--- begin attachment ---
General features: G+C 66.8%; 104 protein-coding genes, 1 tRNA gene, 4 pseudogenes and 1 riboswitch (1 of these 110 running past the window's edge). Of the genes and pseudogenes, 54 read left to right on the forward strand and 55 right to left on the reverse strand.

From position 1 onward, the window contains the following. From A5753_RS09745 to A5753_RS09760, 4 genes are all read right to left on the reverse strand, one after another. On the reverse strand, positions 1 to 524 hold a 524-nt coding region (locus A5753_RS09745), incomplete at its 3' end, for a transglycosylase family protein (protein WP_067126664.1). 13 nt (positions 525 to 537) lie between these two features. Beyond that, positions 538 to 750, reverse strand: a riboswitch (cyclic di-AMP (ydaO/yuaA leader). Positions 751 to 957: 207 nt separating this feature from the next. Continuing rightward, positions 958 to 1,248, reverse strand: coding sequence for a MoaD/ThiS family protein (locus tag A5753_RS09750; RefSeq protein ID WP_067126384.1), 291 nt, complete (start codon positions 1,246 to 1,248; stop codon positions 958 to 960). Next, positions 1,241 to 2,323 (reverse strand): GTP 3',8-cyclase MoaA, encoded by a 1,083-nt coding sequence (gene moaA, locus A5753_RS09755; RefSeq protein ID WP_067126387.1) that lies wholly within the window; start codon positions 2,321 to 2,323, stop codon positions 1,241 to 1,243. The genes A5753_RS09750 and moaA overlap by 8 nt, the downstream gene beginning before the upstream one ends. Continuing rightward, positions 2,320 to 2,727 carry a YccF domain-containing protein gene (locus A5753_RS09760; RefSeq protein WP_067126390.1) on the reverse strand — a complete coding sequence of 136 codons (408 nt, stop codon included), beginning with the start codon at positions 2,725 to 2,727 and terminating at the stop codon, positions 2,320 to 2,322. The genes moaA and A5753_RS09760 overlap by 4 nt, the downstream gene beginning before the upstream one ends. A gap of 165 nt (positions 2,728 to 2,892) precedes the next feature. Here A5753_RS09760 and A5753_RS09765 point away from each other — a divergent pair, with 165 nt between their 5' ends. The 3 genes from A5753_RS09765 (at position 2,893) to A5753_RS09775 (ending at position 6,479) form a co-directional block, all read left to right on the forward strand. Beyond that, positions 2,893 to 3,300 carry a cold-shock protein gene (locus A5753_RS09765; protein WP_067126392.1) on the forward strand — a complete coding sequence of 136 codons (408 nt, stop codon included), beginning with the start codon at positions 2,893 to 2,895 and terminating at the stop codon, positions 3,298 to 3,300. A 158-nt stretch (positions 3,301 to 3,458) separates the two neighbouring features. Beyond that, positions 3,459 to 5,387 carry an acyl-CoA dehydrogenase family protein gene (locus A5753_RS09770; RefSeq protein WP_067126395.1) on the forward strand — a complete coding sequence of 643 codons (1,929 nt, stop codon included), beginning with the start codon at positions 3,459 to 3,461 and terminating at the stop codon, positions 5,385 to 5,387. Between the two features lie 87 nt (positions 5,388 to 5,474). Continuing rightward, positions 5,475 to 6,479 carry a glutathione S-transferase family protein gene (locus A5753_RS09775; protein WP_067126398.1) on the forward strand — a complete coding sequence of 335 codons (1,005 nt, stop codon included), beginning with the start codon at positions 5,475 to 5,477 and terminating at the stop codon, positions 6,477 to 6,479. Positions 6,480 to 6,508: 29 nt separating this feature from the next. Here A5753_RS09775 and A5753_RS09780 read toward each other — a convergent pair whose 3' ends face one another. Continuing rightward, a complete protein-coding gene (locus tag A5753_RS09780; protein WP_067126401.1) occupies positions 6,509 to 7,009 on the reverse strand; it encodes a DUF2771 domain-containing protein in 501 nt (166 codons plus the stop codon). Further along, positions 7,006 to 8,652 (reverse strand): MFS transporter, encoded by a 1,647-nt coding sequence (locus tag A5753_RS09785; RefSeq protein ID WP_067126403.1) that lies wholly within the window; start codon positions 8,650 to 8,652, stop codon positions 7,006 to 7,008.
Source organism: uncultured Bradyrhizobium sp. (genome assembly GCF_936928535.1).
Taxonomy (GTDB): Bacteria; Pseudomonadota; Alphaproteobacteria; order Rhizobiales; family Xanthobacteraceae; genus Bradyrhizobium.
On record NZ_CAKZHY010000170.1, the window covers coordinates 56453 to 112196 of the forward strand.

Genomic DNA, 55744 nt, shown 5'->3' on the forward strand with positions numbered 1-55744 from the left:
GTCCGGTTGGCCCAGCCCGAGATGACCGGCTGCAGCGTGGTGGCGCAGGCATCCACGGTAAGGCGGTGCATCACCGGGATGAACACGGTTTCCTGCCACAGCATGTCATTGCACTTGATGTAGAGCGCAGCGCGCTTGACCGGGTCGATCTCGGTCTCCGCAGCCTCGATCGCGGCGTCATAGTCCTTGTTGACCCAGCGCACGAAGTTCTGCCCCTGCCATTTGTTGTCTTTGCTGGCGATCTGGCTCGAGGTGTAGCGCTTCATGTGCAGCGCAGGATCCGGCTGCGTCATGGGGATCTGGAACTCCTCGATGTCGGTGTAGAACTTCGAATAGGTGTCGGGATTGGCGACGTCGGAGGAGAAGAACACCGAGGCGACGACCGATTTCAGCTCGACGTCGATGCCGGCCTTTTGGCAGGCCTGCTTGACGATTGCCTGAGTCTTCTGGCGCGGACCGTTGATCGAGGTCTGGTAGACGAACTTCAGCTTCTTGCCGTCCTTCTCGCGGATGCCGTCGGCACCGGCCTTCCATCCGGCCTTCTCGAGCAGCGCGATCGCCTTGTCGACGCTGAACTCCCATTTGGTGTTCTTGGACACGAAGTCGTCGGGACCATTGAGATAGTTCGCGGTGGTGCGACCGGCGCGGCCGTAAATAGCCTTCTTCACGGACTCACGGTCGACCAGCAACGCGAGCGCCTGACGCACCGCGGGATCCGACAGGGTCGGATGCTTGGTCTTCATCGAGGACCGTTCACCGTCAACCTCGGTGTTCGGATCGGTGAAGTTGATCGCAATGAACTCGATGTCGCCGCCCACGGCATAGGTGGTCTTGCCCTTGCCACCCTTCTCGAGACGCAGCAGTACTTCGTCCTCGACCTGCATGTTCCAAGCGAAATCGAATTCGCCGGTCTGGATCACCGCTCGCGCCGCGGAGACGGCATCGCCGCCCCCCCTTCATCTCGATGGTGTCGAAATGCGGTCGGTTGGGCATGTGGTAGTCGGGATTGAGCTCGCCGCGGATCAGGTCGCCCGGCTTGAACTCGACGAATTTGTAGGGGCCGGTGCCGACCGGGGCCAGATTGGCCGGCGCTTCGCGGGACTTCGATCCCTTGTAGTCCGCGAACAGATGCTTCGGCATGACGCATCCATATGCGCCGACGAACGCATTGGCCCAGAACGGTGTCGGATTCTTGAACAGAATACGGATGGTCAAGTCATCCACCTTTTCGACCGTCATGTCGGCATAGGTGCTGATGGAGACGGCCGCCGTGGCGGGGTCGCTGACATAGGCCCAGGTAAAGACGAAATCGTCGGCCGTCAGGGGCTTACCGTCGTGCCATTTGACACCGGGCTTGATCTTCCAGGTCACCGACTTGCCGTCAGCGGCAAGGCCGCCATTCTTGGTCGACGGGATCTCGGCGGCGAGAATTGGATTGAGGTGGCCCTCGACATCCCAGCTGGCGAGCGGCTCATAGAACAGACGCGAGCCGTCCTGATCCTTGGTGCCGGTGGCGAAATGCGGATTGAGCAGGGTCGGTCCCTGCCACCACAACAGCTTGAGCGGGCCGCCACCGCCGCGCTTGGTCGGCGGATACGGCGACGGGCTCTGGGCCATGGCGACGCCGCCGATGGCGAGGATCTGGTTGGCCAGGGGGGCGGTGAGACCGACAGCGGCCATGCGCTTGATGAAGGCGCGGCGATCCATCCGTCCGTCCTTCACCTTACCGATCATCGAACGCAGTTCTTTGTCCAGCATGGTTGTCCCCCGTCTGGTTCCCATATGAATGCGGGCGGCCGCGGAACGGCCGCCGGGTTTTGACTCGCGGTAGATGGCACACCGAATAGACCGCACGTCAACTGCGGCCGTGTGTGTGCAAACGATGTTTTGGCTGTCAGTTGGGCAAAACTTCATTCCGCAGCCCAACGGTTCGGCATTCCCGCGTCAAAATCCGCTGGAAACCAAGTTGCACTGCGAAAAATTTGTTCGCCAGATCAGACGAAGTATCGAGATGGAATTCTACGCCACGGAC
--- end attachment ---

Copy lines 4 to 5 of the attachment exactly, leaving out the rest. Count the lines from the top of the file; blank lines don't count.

Taxonomy (GTDB): Bacteria; Pseudomonadota; Alphaproteobacteria; order Rhizobiales; family Xanthobacteraceae; genus Bradyrhizobium.
On record NZ_CAKZHY010000170.1, the window covers coordinates 56453 to 112196 of the forward strand.